In his 1871 volume, The Conduct of Life, American philosopher Ralph Waldo Emerson pithily observed that “money often costs too much, and power and pleasure are not cheap.”
While Mr. Emerson intended his remarks more broadly, his words apply to universities and the sometimes deleterious effects of donations on academic freedom. These effects were vividly apparent in 2020 and 2021 in the cases of Nikole Hannah-Jones and Valentina Azarova.
Nikole Hannah-Jones is the Pulitzer and MacArthur-winning creator of the New York Times’s The 1619 Project. In spring of this year, she was named as the new University of North Carolina (UNC) Knight Chair in Race and Investigative Journalism, but it soon emerged that, unlike previous Knight Chairs, Ms. Hannah-Jones would not be tenured. Ultimately, Ms. Hannah-Jones opted to join Howard University rather than UNC when it emerged that outside pressure interfered with her appointment. UNC’s tenure committee had recommended tenure for Ms. Hannah-Jones, but the university’s board of trustees, under pressure from conservative donors – in particular, UNC School of Journalism and Media namesake and major donor Walter Hussman – did not implement the recommendation.
The Azarova case
Here in Canada, similar issues arose when the University of Toronto law school’s appointment of Valentina Azarova as director of its international human rights program came to an abrupt halt. This happened just as a major donor shared concerns about the appointment with a U of T assistant vice-president who handles donor relations. The university claims that the law school canceled the hire because of immigration and timeline challenges, but considerable evidence suggested that the underlying reason was donor pushback due to Ms. Azarova’s published criticisms of Israel. An independent review endorsed the university’s position, but critics pointed out that the reviewer declined to judge the credibility of university officials’ claims or their consistency with other evidence. In April of this year, the Canadian Association of University Teachers issued a rare censure of U of T for failing to uphold academic freedom in the case.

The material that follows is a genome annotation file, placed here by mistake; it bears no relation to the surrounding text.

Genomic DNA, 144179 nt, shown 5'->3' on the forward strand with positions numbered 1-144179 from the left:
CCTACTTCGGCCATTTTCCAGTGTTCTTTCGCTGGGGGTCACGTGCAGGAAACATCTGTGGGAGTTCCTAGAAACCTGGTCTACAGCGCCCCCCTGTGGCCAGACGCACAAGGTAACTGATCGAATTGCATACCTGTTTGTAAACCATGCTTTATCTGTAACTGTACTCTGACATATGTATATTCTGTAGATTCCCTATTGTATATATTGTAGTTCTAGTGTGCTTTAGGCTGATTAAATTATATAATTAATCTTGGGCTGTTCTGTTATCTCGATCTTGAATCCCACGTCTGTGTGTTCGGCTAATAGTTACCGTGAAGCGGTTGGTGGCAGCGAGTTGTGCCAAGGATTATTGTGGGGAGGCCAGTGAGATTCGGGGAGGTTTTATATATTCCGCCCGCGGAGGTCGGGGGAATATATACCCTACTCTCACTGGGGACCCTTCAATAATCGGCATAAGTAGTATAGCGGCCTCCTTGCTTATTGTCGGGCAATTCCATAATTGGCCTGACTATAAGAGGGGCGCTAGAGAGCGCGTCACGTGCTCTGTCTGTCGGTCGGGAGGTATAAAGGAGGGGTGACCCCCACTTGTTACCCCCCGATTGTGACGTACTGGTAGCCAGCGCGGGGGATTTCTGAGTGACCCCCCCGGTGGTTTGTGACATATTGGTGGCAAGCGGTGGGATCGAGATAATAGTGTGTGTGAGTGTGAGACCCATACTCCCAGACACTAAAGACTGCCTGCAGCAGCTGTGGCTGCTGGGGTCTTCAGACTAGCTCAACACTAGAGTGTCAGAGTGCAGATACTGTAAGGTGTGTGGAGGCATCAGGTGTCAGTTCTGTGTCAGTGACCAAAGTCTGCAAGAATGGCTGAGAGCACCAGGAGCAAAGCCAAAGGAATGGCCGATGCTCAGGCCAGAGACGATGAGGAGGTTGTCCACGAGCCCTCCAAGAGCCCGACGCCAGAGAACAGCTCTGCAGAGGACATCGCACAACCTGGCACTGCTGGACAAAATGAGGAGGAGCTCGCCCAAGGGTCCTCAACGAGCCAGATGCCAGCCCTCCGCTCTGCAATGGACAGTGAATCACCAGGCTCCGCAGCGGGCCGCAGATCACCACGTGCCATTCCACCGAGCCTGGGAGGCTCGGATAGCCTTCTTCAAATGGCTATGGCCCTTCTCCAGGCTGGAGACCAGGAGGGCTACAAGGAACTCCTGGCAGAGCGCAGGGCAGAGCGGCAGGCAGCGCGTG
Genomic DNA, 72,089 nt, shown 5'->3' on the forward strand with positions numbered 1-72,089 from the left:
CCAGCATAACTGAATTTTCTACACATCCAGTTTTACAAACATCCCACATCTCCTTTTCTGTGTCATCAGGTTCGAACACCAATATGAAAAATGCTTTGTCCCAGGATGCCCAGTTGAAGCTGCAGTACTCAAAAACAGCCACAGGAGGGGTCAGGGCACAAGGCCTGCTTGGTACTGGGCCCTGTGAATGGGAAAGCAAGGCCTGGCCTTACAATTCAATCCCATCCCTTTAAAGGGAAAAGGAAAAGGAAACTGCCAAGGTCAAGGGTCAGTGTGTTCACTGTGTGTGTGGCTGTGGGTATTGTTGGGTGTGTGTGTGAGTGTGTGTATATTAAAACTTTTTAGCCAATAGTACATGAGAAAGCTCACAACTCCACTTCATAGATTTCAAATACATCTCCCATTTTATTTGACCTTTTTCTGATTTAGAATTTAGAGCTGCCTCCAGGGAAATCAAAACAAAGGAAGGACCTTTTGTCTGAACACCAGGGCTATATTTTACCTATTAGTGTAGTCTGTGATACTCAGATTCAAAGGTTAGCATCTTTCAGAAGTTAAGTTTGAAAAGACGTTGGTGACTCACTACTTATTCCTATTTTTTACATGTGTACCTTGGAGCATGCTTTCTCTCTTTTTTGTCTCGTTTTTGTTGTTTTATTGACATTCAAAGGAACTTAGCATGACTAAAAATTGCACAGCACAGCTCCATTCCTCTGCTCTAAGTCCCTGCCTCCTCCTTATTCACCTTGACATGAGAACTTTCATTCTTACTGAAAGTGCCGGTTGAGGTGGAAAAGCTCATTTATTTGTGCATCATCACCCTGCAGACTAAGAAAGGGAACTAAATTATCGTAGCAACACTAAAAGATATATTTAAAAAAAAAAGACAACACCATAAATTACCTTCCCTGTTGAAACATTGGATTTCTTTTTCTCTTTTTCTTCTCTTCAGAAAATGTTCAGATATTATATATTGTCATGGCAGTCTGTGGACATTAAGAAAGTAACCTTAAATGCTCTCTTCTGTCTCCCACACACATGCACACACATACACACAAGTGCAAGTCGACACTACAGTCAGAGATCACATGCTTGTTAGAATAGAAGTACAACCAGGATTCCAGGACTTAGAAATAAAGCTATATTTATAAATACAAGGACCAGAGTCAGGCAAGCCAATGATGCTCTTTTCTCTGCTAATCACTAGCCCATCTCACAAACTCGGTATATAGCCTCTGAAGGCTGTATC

It’s clear that the UNC board caved to donors in the Ms. Hannah-Jones case. The immigration issues make the Azarova case a little murkier. However, the former dean who abruptly nixed Ms. Azarova’s appointment over a Labour Day long weekend did so just after learning about the donor’s concerns. Further, a U of T administrator gave the concerned donor confidential information about the search process as this was all going down. It is crucial for academic freedom that universities avoid both donor influence on hires and the appearance of donor influence on hires. At a minimum, U of T failed to do the latter.
While breaches of academic freedom, collegial governance and institutional autonomy in cases like these are deeply troubling, I am even more worried by the ways in which donor funds can threaten academic freedom in the normal course of things – that is, when there is no appearance of a scandalous breach.
The Koch-funded Goldwater Institute’s campaign
The bankrolling of charitable foundations by petroleum billionaires Charles and (the late) David Koch provides the clearest example of how philanthropy can threaten academic freedom. This plays out in funding for advocacy, journalism and scholarship that is strategically calculated to (as the group UnKoch My Campus puts it) “place private interests over the common good.”
Free speech is an extremely broad notion, extending to unscholarly and even bad-faith speech, while academic freedom exists to support research and teaching in the pursuit of truth and understanding in the service of society. In the domain of advocacy, the Koch foundations fund a range of different initiatives calculated to conflate academic freedom and free speech, and indeed to heavily prioritize free speech over academic freedom within the context of universities.
Perhaps most concerning among these is the Koch-funded Goldwater Institute’s campaign to introduce campus free speech legislation across the U.S. The model bill developed by the Goldwater Institute purports to strengthen free speech on campus, but its approach undercuts academic freedom and institutional autonomy in a range of ways, including dictating university policy and forcing universities to remain neutral on “public policy controversies.”
By way of illustration of a public policy controversy, the model bill’s authors offer fossil fuel divestment. They write that university divestment violates institutional neutrality, as does pressure to divest from university sustainability offices. And yes, it is pretty on-the-nose for a putative free speech bill funded by oil billionaires to explicitly rule out fossil fuel divestment. Let’s be clear: silencing criticism about fossil fuel investments is a feature, not a bug. Further, the model bill is highly punitive, laying out disciplinary sanctions for students who protest speakers and legal payouts for colleges that don’t toe the line. All of this is calculated to have a chilling effect on dissent.
The American Association of University Professors (AAUP) reported in early 2018 that 16 states had either introduced or passed campus free speech legislation or had introduced campus free speech measures without legislation. Of these, half were based on the Goldwater model bill. The AAUP decries campus free speech laws as a “false friend” of academic freedom and as a political agenda “masquerading behind ‘free speech.’”